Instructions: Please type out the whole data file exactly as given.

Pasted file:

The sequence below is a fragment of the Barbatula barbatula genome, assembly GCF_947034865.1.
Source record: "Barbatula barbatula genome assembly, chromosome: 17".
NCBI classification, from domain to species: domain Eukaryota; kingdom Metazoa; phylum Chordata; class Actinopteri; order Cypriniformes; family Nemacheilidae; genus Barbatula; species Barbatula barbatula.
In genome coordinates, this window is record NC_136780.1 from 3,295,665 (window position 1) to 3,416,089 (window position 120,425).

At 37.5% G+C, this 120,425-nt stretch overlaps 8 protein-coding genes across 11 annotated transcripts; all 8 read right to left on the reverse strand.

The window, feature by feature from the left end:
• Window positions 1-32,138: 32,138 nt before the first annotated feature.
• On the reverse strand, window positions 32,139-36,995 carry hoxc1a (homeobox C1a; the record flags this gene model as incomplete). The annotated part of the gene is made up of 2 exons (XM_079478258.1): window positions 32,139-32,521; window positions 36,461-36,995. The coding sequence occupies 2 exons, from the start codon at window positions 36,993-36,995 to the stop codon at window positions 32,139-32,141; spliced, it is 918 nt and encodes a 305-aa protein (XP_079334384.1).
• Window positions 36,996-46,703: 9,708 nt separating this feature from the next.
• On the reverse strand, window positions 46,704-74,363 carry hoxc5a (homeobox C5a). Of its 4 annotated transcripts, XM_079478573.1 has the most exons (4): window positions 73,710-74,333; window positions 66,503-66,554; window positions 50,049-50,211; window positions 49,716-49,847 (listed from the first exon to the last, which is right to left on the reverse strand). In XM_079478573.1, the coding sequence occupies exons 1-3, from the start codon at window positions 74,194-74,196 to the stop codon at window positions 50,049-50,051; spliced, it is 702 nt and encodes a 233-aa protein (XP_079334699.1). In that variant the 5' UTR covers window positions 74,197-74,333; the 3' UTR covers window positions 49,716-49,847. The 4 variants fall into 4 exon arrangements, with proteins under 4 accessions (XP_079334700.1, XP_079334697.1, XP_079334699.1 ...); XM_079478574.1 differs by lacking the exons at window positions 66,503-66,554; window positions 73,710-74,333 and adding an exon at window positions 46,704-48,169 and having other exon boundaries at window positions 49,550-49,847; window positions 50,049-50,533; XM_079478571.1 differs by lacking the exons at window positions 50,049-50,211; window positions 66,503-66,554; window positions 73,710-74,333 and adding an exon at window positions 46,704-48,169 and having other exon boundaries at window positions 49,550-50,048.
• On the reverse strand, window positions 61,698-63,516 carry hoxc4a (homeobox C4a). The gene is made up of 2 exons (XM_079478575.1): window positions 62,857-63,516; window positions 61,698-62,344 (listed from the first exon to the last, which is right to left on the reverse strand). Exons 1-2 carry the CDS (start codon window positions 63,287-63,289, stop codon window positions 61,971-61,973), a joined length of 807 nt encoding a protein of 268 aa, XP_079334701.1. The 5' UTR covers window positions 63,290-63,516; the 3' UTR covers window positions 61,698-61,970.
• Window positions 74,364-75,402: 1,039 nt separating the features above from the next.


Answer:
The sequence below is a fragment of the Barbatula barbatula genome, assembly GCF_947034865.1.
Source record: "Barbatula barbatula genome assembly, chromosome: 17".
NCBI classification, from domain to species: domain Eukaryota; kingdom Metazoa; phylum Chordata; class Actinopteri; order Cypriniformes; family Nemacheilidae; genus Barbatula; species Barbatula barbatula.
In genome coordinates, this window is record NC_136780.1 from 3,295,665 (window position 1) to 3,416,089 (window position 120,425).

At 37.5% G+C, this 120,425-nt stretch overlaps 8 protein-coding genes across 11 annotated transcripts; all 8 read right to left on the reverse strand.

The window, feature by feature from the left end:
• Window positions 1-32,138: 32,138 nt before the first annotated feature.
• On the reverse strand, window positions 32,139-36,995 carry hoxc1a (homeobox C1a; the record flags this gene model as incomplete). The annotated part of the gene is made up of 2 exons (XM_079478258.1): window positions 32,139-32,521; window positions 36,461-36,995. The coding sequence occupies 2 exons, from the start codon at window positions 36,993-36,995 to the stop codon at window positions 32,139-32,141; spliced, it is 918 nt and encodes a 305-aa protein (XP_079334384.1).
• Window positions 36,996-46,703: 9,708 nt separating this feature from the next.
• On the reverse strand, window positions 46,704-74,363 carry hoxc5a (homeobox C5a). Of its 4 annotated transcripts, XM_079478573.1 has the most exons (4): window positions 73,710-74,333; window positions 66,503-66,554; window positions 50,049-50,211; window positions 49,716-49,847 (listed from the first exon to the last, which is right to left on the reverse strand). In XM_079478573.1, the coding sequence occupies exons 1-3, from the start codon at window positions 74,194-74,196 to the stop codon at window positions 50,049-50,051; spliced, it is 702 nt and encodes a 233-aa protein (XP_079334699.1). In that variant the 5' UTR covers window positions 74,197-74,333; the 3' UTR covers window positions 49,716-49,847. The 4 variants fall into 4 exon arrangements, with proteins under 4 accessions (XP_079334700.1, XP_079334697.1, XP_079334699.1 ...); XM_079478574.1 differs by lacking the exons at window positions 66,503-66,554; window positions 73,710-74,333 and adding an exon at window positions 46,704-48,169 and having other exon boundaries at window positions 49,550-49,847; window positions 50,049-50,533; XM_079478571.1 differs by lacking the exons at window positions 50,049-50,211; window positions 66,503-66,554; window positions 73,710-74,333 and adding an exon at window positions 46,704-48,169 and having other exon boundaries at window positions 49,550-50,048.
• On the reverse strand, window positions 61,698-63,516 carry hoxc4a (homeobox C4a). The gene is made up of 2 exons (XM_079478575.1): window positions 62,857-63,516; window positions 61,698-62,344 (listed from the first exon to the last, which is right to left on the reverse strand). Exons 1-2 carry the CDS (start codon window positions 63,287-63,289, stop codon window positions 61,971-61,973), a joined length of 807 nt encoding a protein of 268 aa, XP_079334701.1. The 5' UTR covers window positions 63,290-63,516; the 3' UTR covers window positions 61,698-61,970.
• Window positions 74,364-75,402: 1,039 nt separating the features above from the next.